Engage stakeholders & local community
Maybe you only realise this obliquely, but the fact is that when it comes to building a business that lasts the test of time, loyalty and community go hand-in-hand. Loyalty in business is not a new concept — but in the age of entrepreneurship and startup culture, the sheer plethora of choices for solutions available to a customer means that loyalty will be your edge when it comes to driving conversions and reducing customer churn.
Even something as seemingly innocuous as email personalisation can inspire loyalty in a customer. According to research by Accenture, businesses with Loyalty Programs generate 12-18 per cent more revenue per year compared to businesses that don’t use them.
The key to harnessing the loyalty economy comes down to building connection. And nothing forges a connection better than community.
Why creating emotional engagement unlocks the power of loyalty
For a long while now, brands and businesses have been giving back to charities and sponsoring local non-for-profits as a way to contribute to the wider community. Sponsorships and charitable donations boost brand recognition and visibility, so there’s a clear incentive for businesses to participate.
Today, the landscape has shifted — but not by much. The rise of movements like sustainable fashion or conscious capitalism tell us that consumers are looking for businesses to go beyond just transactional engagement.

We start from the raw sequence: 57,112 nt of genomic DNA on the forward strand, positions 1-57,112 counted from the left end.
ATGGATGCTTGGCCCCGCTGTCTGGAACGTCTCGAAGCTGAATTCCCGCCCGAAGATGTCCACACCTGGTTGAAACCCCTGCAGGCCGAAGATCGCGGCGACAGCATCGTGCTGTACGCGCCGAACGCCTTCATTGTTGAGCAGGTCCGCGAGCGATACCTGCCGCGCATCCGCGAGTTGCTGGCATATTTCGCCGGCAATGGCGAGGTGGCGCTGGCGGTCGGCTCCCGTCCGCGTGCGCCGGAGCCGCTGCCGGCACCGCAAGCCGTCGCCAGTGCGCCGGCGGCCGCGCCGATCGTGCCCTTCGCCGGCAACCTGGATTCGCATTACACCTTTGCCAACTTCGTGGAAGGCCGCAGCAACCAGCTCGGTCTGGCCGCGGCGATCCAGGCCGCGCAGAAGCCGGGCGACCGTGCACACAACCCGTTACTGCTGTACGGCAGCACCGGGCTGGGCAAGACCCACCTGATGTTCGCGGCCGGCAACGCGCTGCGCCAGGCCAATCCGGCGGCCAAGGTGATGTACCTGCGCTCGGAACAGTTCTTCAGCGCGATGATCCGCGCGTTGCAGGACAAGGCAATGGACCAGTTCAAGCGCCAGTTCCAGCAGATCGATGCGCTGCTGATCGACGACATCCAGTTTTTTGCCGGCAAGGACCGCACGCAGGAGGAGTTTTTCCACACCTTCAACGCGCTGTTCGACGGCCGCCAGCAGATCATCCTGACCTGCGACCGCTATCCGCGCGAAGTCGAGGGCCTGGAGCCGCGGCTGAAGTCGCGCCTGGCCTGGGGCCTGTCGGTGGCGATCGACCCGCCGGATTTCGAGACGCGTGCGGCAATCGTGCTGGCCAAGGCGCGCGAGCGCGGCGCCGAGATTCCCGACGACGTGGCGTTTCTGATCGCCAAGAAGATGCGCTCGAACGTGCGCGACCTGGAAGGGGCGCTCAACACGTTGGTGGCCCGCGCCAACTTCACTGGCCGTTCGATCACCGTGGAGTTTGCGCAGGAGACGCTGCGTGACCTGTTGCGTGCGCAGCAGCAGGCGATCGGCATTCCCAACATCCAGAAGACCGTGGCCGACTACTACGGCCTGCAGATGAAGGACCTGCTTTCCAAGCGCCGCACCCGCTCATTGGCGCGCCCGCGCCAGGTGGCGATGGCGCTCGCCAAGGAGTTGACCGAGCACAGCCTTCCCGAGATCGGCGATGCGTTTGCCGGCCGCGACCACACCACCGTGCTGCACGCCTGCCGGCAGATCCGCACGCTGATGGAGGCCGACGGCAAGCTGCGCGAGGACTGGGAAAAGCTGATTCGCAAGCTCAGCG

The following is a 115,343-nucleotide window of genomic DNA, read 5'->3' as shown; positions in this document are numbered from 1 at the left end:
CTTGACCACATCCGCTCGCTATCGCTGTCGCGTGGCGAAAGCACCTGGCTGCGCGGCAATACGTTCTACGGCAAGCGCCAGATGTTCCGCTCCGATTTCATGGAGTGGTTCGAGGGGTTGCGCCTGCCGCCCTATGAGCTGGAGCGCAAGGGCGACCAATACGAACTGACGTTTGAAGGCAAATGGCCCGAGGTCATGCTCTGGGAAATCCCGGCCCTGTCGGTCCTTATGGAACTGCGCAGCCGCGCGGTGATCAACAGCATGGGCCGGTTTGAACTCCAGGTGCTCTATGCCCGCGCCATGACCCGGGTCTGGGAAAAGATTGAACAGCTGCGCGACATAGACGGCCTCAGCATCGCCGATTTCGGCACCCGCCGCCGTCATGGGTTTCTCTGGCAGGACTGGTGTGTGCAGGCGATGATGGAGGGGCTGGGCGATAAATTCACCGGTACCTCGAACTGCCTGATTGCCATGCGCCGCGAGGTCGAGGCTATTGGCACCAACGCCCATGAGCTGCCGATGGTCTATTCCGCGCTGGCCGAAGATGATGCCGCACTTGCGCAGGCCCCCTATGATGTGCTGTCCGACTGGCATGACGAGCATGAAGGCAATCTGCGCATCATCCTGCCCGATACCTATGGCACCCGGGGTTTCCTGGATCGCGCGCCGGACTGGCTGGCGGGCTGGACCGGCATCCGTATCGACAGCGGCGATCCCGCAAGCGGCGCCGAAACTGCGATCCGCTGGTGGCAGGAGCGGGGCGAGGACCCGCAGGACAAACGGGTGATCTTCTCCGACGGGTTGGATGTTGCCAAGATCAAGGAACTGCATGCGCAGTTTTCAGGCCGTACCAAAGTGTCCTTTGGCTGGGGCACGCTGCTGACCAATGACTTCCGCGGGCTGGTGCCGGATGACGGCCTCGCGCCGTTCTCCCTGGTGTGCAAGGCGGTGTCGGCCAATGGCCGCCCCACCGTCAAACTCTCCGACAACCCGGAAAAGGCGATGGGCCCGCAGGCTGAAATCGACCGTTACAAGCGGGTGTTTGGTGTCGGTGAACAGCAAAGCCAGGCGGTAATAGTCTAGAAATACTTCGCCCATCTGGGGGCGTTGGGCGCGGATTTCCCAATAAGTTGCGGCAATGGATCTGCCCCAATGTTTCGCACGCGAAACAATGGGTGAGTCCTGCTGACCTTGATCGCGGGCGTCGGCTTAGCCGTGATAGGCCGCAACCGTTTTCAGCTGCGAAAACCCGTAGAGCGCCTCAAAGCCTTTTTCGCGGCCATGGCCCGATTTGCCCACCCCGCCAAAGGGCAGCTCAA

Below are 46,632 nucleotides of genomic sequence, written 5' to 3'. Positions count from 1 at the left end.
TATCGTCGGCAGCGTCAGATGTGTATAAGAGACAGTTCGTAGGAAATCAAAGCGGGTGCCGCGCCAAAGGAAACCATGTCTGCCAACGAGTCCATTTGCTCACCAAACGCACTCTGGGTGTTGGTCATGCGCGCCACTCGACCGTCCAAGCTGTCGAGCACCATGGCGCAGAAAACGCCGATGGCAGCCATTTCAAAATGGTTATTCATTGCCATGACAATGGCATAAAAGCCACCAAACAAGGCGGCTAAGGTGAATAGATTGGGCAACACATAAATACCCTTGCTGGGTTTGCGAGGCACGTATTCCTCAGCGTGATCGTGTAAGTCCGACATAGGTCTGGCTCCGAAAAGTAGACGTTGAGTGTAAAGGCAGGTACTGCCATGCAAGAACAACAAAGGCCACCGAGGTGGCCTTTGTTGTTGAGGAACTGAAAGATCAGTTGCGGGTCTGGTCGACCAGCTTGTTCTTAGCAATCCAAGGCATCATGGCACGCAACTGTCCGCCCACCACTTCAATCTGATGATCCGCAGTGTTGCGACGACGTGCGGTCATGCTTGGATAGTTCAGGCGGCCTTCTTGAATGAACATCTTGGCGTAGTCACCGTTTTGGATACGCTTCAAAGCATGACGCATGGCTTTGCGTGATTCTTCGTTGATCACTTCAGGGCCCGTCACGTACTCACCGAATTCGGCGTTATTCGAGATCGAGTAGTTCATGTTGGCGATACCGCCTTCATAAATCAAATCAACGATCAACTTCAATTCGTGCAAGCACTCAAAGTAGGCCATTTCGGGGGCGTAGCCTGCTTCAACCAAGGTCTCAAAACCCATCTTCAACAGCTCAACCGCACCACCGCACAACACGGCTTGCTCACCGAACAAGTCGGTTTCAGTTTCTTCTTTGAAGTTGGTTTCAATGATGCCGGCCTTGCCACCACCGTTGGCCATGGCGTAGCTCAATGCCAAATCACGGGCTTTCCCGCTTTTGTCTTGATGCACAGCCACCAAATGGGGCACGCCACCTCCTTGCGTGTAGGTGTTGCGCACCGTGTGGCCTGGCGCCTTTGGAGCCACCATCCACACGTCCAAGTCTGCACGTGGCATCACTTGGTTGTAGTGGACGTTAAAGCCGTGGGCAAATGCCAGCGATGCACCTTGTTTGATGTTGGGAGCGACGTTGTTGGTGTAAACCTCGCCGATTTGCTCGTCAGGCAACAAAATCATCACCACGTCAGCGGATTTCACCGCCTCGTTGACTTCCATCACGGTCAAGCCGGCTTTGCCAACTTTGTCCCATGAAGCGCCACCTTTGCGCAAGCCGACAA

They’re looking for the human element.
Which means that businesses are now asking the question, “How do we deepen relationships with our customers and communities?
The answer may surprise you.
According to research by Motista, loyalty is strongest when supported by an emotional connection. Customers typically spend twice as much with brands they’re loyal to and they also have a 300 per cent higher lifetime value than non-emotionally-engaged customers.
That’s true of other stakeholders like employees as well.
There are many ways, of course, to deepen the level of emotional engagement that a business has with its stakeholders, and one of the most impactful is building community relationships.
Engaging stakeholders through technology & data
When Loyalty Programs first arrived on the scene, they were manual and transactional. Reward points or Reward “miles” couldn’t be immediately tracked.
Today, of course, we know that the most active “redeemers” of a Loyalty Program are also its best advocates and most engaged customers. In a kind of self-fulfilling prophecy, the better aligned the incentives and Rewards to shop, the more often customers would shop. But the more they shopped, the more frequently they would receive Rewards to continue their habits.